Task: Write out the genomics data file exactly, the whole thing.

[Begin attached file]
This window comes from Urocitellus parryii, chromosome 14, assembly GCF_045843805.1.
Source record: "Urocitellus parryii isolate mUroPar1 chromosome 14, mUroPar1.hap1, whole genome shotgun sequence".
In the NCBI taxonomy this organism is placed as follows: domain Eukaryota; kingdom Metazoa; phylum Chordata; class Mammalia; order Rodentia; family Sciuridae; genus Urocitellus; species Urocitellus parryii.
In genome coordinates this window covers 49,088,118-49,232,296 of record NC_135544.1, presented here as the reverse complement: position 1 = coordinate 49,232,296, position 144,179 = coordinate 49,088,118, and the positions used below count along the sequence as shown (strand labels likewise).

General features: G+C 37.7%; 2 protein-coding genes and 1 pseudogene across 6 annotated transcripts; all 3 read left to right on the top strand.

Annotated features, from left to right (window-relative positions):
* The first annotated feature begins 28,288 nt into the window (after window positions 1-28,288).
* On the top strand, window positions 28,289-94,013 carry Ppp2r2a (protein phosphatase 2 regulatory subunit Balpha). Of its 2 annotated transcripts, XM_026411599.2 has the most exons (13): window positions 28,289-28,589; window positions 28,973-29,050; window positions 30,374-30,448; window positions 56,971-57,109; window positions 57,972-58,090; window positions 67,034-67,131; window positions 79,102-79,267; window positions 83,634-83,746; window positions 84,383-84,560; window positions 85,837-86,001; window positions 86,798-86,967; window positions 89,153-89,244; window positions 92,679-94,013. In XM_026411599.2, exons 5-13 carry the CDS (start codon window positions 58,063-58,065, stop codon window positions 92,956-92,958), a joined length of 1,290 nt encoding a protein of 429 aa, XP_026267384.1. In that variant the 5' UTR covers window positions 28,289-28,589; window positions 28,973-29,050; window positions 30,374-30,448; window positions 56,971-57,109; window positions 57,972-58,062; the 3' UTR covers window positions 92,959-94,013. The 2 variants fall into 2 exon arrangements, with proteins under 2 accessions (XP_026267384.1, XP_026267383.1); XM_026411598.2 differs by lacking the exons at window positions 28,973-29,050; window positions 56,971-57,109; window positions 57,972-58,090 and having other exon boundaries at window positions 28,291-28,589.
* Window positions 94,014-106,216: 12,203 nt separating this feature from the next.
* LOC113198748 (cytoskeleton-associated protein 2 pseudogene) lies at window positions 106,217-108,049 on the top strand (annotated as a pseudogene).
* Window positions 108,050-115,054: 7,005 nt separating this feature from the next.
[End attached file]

This window comes from Urocitellus parryii, chromosome 14, assembly GCF_045843805.1.
Source record: "Urocitellus parryii isolate mUroPar1 chromosome 14, mUroPar1.hap1, whole genome shotgun sequence".
In the NCBI taxonomy this organism is placed as follows: domain Eukaryota; kingdom Metazoa; phylum Chordata; class Mammalia; order Rodentia; family Sciuridae; genus Urocitellus; species Urocitellus parryii.
In genome coordinates this window covers 49,088,118-49,232,296 of record NC_135544.1, presented here as the reverse complement: position 1 = coordinate 49,232,296, position 144,179 = coordinate 49,088,118, and the positions used below count along the sequence as shown (strand labels likewise).

General features: G+C 37.7%; 2 protein-coding genes and 1 pseudogene across 6 annotated transcripts; all 3 read left to right on the top strand.

Annotated features, from left to right (window-relative positions):
* The first annotated feature begins 28,288 nt into the window (after window positions 1-28,288).
* On the top strand, window positions 28,289-94,013 carry Ppp2r2a (protein phosphatase 2 regulatory subunit Balpha). Of its 2 annotated transcripts, XM_026411599.2 has the most exons (13): window positions 28,289-28,589; window positions 28,973-29,050; window positions 30,374-30,448; window positions 56,971-57,109; window positions 57,972-58,090; window positions 67,034-67,131; window positions 79,102-79,267; window positions 83,634-83,746; window positions 84,383-84,560; window positions 85,837-86,001; window positions 86,798-86,967; window positions 89,153-89,244; window positions 92,679-94,013. In XM_026411599.2, exons 5-13 carry the CDS (start codon window positions 58,063-58,065, stop codon window positions 92,956-92,958), a joined length of 1,290 nt encoding a protein of 429 aa, XP_026267384.1. In that variant the 5' UTR covers window positions 28,289-28,589; window positions 28,973-29,050; window positions 30,374-30,448; window positions 56,971-57,109; window positions 57,972-58,062; the 3' UTR covers window positions 92,959-94,013. The 2 variants fall into 2 exon arrangements, with proteins under 2 accessions (XP_026267384.1, XP_026267383.1); XM_026411598.2 differs by lacking the exons at window positions 28,973-29,050; window positions 56,971-57,109; window positions 57,972-58,090 and having other exon boundaries at window positions 28,291-28,589.
* Window positions 94,014-106,216: 12,203 nt separating this feature from the next.
* LOC113198748 (cytoskeleton-associated protein 2 pseudogene) lies at window positions 106,217-108,049 on the top strand (annotated as a pseudogene).
* Window positions 108,050-115,054: 7,005 nt separating this feature from the next.